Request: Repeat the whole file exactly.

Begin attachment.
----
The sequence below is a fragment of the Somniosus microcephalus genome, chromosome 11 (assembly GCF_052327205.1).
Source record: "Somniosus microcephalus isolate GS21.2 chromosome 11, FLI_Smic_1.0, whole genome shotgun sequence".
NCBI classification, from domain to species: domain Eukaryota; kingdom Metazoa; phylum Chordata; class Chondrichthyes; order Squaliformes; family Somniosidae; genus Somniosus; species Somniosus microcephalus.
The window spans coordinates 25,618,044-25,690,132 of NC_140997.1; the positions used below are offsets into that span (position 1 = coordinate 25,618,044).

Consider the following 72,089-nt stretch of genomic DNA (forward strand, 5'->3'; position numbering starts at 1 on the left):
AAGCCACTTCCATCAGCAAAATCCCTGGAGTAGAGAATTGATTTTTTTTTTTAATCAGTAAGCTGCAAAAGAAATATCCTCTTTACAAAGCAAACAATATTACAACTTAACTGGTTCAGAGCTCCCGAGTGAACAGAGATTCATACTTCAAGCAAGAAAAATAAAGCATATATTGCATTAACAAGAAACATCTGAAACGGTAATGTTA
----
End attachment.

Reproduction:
The sequence below is a fragment of the Somniosus microcephalus genome, chromosome 11 (assembly GCF_052327205.1).
Source record: "Somniosus microcephalus isolate GS21.2 chromosome 11, FLI_Smic_1.0, whole genome shotgun sequence".
NCBI classification, from domain to species: domain Eukaryota; kingdom Metazoa; phylum Chordata; class Chondrichthyes; order Squaliformes; family Somniosidae; genus Somniosus; species Somniosus microcephalus.
The window spans coordinates 25,618,044-25,690,132 of NC_140997.1; the positions used below are offsets into that span (position 1 = coordinate 25,618,044).

Consider the following 72,089-nt stretch of genomic DNA (forward strand, 5'->3'; position numbering starts at 1 on the left):
AAGCCACTTCCATCAGCAAAATCCCTGGAGTAGAGAATTGATTTTTTTTTTTAATCAGTAAGCTGCAAAAGAAATATCCTCTTTACAAAGCAAACAATATTACAACTTAACTGGTTCAGAGCTCCCGAGTGAACAGAGATTCATACTTCAAGCAAGAAAAATAAAGCATATATTGCATTAACAAGAAACATCTGAAACGGTAATGTTA